Copy Editing vs Proofreading

Copy Editing vs Proofreading

There are two halves to every whole.

Copy editing and proofreading are both integral stages of the editing process. But they serve different purposes to complete a well-rounded piece of content.

There is also the dilemma of creative opinion versus what is grammatically correct. This is demonstrated by poet and playwright Oscar Wilde who wrote:

I was working on the proof of one of my poems in the morning, and tool out a comma. In the afternoon, I put it back again.

In this blog, we explore what copy editing and proofreading are, and why they are important.

What is copy editing?

Copy editing refers to the initial stage of reviewing a piece of written material.

A professional copy editor would correct both continuity errors and factual errors, improve clarity, and maintain style consistency which could potentially alter the overall structure of the content.

The objective is to enhance the quality and readability of the text before it's published or shared.

However, copyediting is not the same as copywriting, though both are part of the same overall copywriting process.

What is proofreading?

Proofreading is a crucial step of the editing process as surface-level flaws are reviewed in written work to identify and amend minor grammatical errors.

It is the final step before publishing or sharing a piece of writing to ensure that it is free from mistakes and maintains a polished and professional appearance.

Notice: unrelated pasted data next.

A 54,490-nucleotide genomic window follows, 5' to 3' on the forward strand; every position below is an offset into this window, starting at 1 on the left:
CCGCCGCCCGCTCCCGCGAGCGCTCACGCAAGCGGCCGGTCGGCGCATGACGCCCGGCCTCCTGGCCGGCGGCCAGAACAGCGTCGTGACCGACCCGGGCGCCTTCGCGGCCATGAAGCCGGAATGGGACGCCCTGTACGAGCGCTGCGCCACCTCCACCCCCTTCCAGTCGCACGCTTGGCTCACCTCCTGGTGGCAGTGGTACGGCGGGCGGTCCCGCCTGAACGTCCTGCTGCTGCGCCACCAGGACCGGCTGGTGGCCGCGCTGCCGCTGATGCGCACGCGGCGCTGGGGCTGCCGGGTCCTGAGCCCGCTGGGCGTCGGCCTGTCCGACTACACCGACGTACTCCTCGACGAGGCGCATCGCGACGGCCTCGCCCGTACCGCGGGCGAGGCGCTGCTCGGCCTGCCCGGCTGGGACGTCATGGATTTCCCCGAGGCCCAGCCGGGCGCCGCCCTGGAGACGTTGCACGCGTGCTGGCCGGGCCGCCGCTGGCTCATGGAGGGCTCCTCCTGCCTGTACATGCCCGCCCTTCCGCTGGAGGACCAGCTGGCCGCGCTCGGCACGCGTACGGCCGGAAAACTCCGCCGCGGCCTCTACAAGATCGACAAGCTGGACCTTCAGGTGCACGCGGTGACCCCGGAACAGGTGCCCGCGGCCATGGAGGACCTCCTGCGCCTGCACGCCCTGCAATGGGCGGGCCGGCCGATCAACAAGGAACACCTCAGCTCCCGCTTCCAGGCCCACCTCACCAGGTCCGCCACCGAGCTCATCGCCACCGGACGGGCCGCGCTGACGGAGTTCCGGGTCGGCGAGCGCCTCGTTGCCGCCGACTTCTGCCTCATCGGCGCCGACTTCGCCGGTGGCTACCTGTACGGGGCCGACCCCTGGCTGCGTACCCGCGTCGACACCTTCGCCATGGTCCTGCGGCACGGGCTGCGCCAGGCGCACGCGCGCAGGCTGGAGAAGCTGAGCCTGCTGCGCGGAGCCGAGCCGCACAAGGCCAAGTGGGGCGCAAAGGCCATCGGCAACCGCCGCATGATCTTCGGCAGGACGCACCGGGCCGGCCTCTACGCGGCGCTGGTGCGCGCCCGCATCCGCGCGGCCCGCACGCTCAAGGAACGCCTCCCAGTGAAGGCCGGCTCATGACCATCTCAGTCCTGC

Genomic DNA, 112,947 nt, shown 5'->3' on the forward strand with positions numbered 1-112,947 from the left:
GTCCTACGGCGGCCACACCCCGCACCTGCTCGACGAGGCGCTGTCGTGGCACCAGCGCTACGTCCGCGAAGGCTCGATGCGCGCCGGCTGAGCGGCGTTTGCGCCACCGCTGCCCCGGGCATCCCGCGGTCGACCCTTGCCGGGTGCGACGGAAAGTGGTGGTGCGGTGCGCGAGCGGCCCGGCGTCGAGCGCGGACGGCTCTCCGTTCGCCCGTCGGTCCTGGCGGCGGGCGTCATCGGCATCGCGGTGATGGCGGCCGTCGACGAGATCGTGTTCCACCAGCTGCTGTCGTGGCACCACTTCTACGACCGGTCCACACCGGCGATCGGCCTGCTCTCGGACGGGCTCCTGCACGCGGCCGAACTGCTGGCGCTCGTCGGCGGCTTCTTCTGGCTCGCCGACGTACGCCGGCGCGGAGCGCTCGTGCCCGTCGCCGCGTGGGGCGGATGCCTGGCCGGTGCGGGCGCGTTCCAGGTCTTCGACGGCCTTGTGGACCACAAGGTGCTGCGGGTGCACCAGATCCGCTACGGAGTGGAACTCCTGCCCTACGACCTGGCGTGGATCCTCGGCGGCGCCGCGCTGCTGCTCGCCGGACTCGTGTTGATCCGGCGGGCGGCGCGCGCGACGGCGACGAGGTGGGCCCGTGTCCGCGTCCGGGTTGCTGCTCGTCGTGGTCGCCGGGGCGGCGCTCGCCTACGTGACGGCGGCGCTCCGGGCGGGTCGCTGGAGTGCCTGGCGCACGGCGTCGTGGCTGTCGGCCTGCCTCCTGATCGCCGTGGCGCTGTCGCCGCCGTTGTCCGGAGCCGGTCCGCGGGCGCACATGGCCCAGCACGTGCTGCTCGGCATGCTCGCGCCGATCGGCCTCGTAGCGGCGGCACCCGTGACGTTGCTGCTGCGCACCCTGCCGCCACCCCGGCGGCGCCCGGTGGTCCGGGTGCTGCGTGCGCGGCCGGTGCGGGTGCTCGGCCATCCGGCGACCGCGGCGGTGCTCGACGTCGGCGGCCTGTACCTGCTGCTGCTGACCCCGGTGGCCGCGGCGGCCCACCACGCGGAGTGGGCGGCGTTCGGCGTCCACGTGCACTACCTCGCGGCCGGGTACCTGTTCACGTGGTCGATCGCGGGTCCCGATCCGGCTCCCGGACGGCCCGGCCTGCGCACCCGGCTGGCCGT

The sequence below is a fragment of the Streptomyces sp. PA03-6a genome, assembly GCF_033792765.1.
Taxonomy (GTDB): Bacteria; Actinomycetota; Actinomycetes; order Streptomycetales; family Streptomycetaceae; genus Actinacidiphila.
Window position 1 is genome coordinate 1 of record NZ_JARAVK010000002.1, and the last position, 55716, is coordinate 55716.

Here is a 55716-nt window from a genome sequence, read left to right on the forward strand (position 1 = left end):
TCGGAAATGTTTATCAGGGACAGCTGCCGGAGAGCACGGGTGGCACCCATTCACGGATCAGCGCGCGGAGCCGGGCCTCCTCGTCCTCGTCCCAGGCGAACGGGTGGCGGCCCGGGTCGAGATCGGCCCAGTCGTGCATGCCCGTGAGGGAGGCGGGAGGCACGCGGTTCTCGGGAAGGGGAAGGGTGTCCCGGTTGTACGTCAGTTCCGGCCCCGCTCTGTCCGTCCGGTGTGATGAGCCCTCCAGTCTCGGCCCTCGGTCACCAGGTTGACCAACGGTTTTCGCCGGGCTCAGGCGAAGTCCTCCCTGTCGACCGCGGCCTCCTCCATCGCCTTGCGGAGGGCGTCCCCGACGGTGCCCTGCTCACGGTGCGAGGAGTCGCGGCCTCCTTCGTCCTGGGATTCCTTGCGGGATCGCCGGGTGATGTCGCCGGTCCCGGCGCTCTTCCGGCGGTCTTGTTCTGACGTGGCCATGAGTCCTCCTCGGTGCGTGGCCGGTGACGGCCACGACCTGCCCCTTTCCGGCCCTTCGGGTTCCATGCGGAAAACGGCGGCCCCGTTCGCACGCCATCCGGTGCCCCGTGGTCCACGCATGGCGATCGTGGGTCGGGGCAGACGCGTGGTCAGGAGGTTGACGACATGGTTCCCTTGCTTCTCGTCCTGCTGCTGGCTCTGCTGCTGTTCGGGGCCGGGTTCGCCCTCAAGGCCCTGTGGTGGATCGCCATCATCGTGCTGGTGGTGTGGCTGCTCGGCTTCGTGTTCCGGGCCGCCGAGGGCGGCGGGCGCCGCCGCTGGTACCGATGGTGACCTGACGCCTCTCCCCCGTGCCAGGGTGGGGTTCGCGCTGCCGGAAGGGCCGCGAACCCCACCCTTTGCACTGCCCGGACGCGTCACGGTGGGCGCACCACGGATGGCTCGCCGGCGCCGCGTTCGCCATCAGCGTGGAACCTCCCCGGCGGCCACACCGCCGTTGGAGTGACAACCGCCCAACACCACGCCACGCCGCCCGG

A proofreader focuses on checking the final copy of the content. Catching typographical mistakes, inconsistencies, and mistakes that might have been missed during earlier stages of editing.

Differences between copy editing and proofreading

The two editing methods of copywriting and proofreading ultimately work together to form the final draft of a written project.

Despite the notable overlap between the processes, and subsequently often confusion, there are key differences between them.

One: Scope

Copy editing has a heavier line edit. It is a more comprehensive process as it involves reviewing and correcting various aspects of a written piece.

This may include adjustments to the style and overall structure.

By contrast, the proofreading stage is the final check which primarily focuses on identifying and correcting easily altered errors.

Proofreaders would address typos, spelling errors, punctuation errors, and formatting inconsistencies.

Two: Focus

Copyeditors not only correct errors but also work on improving the flow, coherence, and readability of the text, using word choice critically to ensure conciseness.